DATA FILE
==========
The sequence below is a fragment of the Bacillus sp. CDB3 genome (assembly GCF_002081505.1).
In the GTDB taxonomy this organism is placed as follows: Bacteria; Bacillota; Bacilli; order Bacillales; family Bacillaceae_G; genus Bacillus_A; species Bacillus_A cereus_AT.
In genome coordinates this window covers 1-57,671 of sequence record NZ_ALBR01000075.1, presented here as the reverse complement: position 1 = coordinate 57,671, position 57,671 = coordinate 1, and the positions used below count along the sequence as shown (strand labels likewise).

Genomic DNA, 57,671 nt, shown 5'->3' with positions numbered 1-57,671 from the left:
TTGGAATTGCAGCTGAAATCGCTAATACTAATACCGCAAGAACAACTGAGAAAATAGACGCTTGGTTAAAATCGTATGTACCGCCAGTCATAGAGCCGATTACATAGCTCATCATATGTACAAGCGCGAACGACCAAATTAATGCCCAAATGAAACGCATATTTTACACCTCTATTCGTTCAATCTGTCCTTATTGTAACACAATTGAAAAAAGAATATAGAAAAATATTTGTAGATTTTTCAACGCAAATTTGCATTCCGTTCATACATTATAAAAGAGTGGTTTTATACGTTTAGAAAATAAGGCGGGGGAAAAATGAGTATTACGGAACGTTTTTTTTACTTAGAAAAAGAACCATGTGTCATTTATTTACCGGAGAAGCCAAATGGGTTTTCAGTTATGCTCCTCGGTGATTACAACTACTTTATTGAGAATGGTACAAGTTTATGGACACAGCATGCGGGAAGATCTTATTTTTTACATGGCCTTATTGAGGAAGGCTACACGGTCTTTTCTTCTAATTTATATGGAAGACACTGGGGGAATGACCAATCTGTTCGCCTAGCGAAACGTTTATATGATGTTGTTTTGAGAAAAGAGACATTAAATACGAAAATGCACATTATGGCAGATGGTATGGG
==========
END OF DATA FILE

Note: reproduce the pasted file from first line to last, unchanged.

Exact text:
The sequence below is a fragment of the Bacillus sp. CDB3 genome (assembly GCF_002081505.1).
In the GTDB taxonomy this organism is placed as follows: Bacteria; Bacillota; Bacilli; order Bacillales; family Bacillaceae_G; genus Bacillus_A; species Bacillus_A cereus_AT.
In genome coordinates this window covers 1-57,671 of sequence record NZ_ALBR01000075.1, presented here as the reverse complement: position 1 = coordinate 57,671, position 57,671 = coordinate 1, and the positions used below count along the sequence as shown (strand labels likewise).

Genomic DNA, 57,671 nt, shown 5'->3' with positions numbered 1-57,671 from the left:
TTGGAATTGCAGCTGAAATCGCTAATACTAATACCGCAAGAACAACTGAGAAAATAGACGCTTGGTTAAAATCGTATGTACCGCCAGTCATAGAGCCGATTACATAGCTCATCATATGTACAAGCGCGAACGACCAAATTAATGCCCAAATGAAACGCATATTTTACACCTCTATTCGTTCAATCTGTCCTTATTGTAACACAATTGAAAAAAGAATATAGAAAAATATTTGTAGATTTTTCAACGCAAATTTGCATTCCGTTCATACATTATAAAAGAGTGGTTTTATACGTTTAGAAAATAAGGCGGGGGAAAAATGAGTATTACGGAACGTTTTTTTTACTTAGAAAAAGAACCATGTGTCATTTATTTACCGGAGAAGCCAAATGGGTTTTCAGTTATGCTCCTCGGTGATTACAACTACTTTATTGAGAATGGTACAAGTTTATGGACACAGCATGCGGGAAGATCTTATTTTTTACATGGCCTTATTGAGGAAGGCTACACGGTCTTTTCTTCTAATTTATATGGAAGACACTGGGGGAATGACCAATCTGTTCGCCTAGCGAAACGTTTATATGATGTTGTTTTGAGAAAAGAGACATTAAATACGAAAATGCACATTATGGCAGATGGTATGGG